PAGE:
Note: Domaine Dupont labels each bottling with vintage year.

Makers Notes on Terrior:

www.calvados-dupont.com/en/orchards

The poor soils of the Pays d’Auge region, consisting of marl and chalky marl of the Oxfordian (secondary era) limit the growth of the trees and this leads to the production of small apples. The aromatic intensity is thereby increased and the ratio of skin to pulp helps to favour the extraction of tannins. Nitrogenous fertilisers (which swell the fruit by water retention) are not used – giving priority to quality rather than yield.

From Wikipedia:

Marl: Marl or marlstone is a calcium carbonate or lime-rich mud or mudstone which contains variable amounts of clays and silt. The dominant carbonate mineral in most marls is calcite, but other carbonate minerals such as aragonitedolomite, and siderite may be present. Marl was originally an old term loosely applied to a variety of materials, most of which occur as loose, earthy deposits consisting chiefly of an intimate mixture of clay and calcium carbonate, formed under freshwater conditions; specifically an earthy substance containing 35–65% clay and 65-35% carbonate.[1]  

  1. Pettijohn (1957), p. 410.

If you have tasting notes to add please leave a comment.

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Cider Review: Etienne Dupont Cidre Bouché Brut de Normandie 2011: Cider52

EteinneDupont8407003885_4465493947_bCider: ETIENNE DUPONT CIDRE BOUCHE´ BRUT DE NORMANDIE 2011

Maker: Domaine Dupont

Origin: Normandy, France  website: www.calvados-dupont.com

Importer: B. United International, Inc.  website: www.bunitedint.com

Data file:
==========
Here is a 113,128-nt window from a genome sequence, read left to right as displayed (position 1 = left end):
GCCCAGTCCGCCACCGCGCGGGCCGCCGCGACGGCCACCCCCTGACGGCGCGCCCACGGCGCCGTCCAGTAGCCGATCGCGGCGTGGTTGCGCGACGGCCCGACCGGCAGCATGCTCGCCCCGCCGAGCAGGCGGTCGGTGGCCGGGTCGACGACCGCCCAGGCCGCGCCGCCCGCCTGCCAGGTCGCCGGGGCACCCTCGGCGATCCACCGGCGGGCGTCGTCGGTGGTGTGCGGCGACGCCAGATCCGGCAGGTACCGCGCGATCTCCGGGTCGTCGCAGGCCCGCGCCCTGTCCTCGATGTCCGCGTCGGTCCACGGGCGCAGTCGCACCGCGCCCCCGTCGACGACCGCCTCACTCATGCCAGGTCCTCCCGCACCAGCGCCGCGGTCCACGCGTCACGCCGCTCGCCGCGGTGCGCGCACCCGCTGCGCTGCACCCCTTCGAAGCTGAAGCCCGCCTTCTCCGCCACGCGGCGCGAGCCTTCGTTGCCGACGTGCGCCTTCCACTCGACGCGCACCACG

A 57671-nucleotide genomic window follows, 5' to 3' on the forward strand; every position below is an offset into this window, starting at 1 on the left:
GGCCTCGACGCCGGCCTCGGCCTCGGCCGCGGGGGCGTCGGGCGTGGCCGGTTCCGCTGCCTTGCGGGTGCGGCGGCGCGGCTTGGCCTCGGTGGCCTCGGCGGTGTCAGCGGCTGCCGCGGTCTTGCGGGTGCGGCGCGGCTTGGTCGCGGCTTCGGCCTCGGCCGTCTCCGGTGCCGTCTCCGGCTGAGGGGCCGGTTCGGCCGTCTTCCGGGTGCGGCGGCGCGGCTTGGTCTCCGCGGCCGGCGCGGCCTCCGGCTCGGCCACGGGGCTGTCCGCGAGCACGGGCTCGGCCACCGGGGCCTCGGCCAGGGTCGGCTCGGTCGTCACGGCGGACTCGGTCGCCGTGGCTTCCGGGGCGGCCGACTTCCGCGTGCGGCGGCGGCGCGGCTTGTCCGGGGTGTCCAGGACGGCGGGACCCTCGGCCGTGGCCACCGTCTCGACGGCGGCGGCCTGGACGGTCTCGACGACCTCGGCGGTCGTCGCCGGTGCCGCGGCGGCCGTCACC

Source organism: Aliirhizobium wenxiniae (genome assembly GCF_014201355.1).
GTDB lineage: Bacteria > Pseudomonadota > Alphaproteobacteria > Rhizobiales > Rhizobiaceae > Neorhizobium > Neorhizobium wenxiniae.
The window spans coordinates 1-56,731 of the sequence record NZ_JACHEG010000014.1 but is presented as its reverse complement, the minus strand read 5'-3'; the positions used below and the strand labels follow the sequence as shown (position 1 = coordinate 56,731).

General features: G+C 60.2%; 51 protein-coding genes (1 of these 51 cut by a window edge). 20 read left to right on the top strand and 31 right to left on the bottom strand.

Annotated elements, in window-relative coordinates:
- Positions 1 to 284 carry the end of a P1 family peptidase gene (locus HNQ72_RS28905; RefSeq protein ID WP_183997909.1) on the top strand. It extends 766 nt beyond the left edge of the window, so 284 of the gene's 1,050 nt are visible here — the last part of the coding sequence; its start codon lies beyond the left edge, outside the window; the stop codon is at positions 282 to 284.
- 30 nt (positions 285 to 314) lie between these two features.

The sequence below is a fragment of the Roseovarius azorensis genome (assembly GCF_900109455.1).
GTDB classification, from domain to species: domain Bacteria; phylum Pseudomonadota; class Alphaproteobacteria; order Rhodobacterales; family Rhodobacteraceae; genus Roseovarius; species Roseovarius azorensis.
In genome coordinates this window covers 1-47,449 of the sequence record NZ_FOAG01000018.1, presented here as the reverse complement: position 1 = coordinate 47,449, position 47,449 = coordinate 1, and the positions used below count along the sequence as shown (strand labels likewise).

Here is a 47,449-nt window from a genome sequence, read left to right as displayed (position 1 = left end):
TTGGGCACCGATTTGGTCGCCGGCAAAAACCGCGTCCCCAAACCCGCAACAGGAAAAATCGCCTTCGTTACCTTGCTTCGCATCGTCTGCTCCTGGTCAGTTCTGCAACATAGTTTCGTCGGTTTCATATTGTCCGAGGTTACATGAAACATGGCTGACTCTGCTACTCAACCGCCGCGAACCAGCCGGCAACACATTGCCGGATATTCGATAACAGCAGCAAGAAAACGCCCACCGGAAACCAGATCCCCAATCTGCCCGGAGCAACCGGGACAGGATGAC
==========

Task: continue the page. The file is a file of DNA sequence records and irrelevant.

ABV: 5.5%  Bottle: 750 ml, champagne cork

Style Notes: Unfiltered, unpasteurized Normandy style cider.

Fruit: Apples

Makers Fruit Notes: “Domaine Dupont uses no less than 13 different varieties of cider apple, all perfectly adapted to the Pays d’Auge terroir. Terroir consists of nutrient poor clay and marl soil, perfect for giving small fruit. The aromatic intensity is thereby increased and the ratio of skin to pulp helps to favour the extraction of tannins.”

Tasting Notes – In The Glass: Glowing soft slightly opaque amber. Yeasty, hints of leather, orange citrus, spice, vanilla, and apple custard. Frothy effervescent cream soda, Orangina quality. Smells of the orchard and barnyard.

Parings Suggestions & Flavor Compliments: Traditional buckwheat savory crêpe, a galette (David Lebovitz has a recipe here), perhaps with ham and Gruyère, maybe something a bit mushroomy and earthy. Try with a fruit and cheese, or classic tart tatin.

Our Pairings – The Tasting Lab: Paired with braise of turkey sausage, savoy cabbage and roasted root vegetables, and whole grain cranberry and citrus applesauce bread. Tartness of cranberry and the caramelized roasted roots paired well with the sweet, tart, frothy cider.

Cheesemonger’s Notes: On the softer side, the richness and truffle essence of Fromage de Meaux will balance the fruit and effervescence of the cider. Nutty aged cheeses such as Comte, Pleasant Ridge Reserve, or Cabot Clothbound Cheddar with its butterscotch undertones, will all be excellent mates as well.

Note: Domaine Dupont labels each bottling with vintage year.

Overall Impressions: Rustic, earthy, effervescent, slightly sweet, hints of leather, and lovely in the glass.

If you have tasting notes to add please leave a comment.